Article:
See attached Saudi output 9.8mpd for October, unchanged from Sep
The question remains, are they at their limits?
If 10 or 11 mln bbls is their capacity, they have been going full tilt since the Arab spring. Their currency is pegged to the dollar isn’t it? When they radically increased fiscal spending, they had to increase production, didn’t they?
I’m curious to see if they rein in production after the election to manage growing inventories round the world amid soft prices.
WARREN MOSLER Reply:November 1st, 2012 at 10:35 pm
they set price and let quantity adjust. they have no choice
Fin Reply:November 2nd, 2012 at 12:45 pm
but doesn’t sound like they are monopolists any longer.
WARREN MOSLER Reply:November 4th, 2012 at 7:06 am
right, if they don’t have excess capacity they can’t keep prices from going up by sustaining their posted price for all buyers at the margin
“See attached Saudi output 9.8mpd for October, unchanged from Sep
The question remains, are they at their limits?”
That could soon be a moot issue.
“The forecast showing the U.S. eclipsing the Saudis and the Russians comes from the U.S. Energy Information Administration, a branch of the Department of Energy. EIA shows “total oil supply” in the U.S. at the end of 2011 neck-and-neck with the Russians and closing in on the Saudis.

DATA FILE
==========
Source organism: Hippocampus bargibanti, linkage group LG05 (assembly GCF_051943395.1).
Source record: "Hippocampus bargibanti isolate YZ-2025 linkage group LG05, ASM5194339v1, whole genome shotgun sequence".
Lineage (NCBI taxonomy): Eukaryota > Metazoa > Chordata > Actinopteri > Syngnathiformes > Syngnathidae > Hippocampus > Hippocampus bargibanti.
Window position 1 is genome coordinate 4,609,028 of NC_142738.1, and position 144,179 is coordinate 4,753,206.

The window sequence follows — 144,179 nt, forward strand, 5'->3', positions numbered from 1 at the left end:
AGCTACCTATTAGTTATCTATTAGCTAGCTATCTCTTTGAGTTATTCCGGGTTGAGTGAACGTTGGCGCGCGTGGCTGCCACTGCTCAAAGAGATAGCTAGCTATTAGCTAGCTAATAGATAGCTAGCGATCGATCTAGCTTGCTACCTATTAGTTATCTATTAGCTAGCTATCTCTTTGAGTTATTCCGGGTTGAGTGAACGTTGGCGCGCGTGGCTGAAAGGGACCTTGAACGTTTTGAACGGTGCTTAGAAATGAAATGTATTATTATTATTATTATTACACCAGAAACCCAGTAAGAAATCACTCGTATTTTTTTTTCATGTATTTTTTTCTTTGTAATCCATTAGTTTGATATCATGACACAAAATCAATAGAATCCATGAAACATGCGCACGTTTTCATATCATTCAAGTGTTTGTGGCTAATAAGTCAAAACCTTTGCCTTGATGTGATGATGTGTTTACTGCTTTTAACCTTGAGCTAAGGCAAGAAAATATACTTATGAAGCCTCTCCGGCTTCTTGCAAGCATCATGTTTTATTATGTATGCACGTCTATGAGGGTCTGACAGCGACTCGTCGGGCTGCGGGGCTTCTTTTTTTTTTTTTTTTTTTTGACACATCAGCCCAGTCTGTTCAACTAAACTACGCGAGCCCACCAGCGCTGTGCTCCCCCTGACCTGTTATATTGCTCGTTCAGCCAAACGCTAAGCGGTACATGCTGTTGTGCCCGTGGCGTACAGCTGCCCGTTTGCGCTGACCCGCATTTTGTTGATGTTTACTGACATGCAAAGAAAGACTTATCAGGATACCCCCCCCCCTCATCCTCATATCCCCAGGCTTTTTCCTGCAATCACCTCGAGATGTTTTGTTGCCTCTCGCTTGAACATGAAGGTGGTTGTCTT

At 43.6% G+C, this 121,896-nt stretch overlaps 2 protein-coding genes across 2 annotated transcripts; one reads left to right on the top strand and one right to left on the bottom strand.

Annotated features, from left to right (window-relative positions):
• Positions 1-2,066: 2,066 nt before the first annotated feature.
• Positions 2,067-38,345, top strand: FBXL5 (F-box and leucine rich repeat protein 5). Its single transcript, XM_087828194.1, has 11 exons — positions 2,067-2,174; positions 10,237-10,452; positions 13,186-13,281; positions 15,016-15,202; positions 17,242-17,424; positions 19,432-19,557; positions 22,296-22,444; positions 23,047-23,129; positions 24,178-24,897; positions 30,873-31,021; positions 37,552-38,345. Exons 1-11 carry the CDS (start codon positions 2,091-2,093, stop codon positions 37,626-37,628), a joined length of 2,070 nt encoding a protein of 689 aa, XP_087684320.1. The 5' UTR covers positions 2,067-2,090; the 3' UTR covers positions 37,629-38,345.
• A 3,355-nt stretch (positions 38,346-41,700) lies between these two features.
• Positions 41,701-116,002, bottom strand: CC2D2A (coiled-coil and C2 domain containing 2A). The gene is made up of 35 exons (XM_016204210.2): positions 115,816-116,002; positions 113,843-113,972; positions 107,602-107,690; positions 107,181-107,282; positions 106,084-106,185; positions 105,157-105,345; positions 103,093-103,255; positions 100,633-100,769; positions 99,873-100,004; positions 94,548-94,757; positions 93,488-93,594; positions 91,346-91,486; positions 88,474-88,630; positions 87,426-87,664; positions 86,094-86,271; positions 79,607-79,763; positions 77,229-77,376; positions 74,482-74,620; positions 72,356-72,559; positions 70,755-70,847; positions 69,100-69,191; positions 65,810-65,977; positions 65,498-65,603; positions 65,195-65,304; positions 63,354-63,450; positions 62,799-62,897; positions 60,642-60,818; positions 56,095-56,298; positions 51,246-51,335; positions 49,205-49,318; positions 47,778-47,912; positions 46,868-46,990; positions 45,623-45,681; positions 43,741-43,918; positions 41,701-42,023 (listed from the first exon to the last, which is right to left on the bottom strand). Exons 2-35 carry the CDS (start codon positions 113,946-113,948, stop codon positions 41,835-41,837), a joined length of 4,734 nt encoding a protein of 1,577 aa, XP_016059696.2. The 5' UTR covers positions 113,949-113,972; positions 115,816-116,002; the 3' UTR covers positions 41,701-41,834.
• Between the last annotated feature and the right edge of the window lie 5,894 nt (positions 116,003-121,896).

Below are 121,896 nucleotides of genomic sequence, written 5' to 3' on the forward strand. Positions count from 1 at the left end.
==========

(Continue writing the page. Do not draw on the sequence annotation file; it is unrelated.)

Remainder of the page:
EIA’s data shows the Saudis finished 2011 with an average of 11.153 million barrels a day of oil production. Production in the U.S. was 10.141 million barrels a day.”
WARREN MOSLER Reply:November 1st, 2012 at 3:58 pm
yes, but we produce flat out. we are not acting the swing producer
Ed Rombach Reply:November 1st, 2012 at 5:03 pm
Not sure what you mean between producing flat out and being the swing producer.
PJ Pierre Reply:November 1st, 2012 at 5:21 pm
We are pumping at that we can, up to our limits. They supposedly are not at full productive capacity.
Ed Rombach Reply:November 1st, 2012 at 8:03 pm
OK. Assuming the U.S becomes a net exporter of oil/nat gas, it will reduce the trade deficit by that much. By extension it also means that the federal budget deficit can also be that much smaller….. yes?
WARREN MOSLER Reply:November 1st, 2012 at 10:34 pm
true. the full employment deficit can be that much smaller if the trade gap shrinks.
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Warren B. Mosler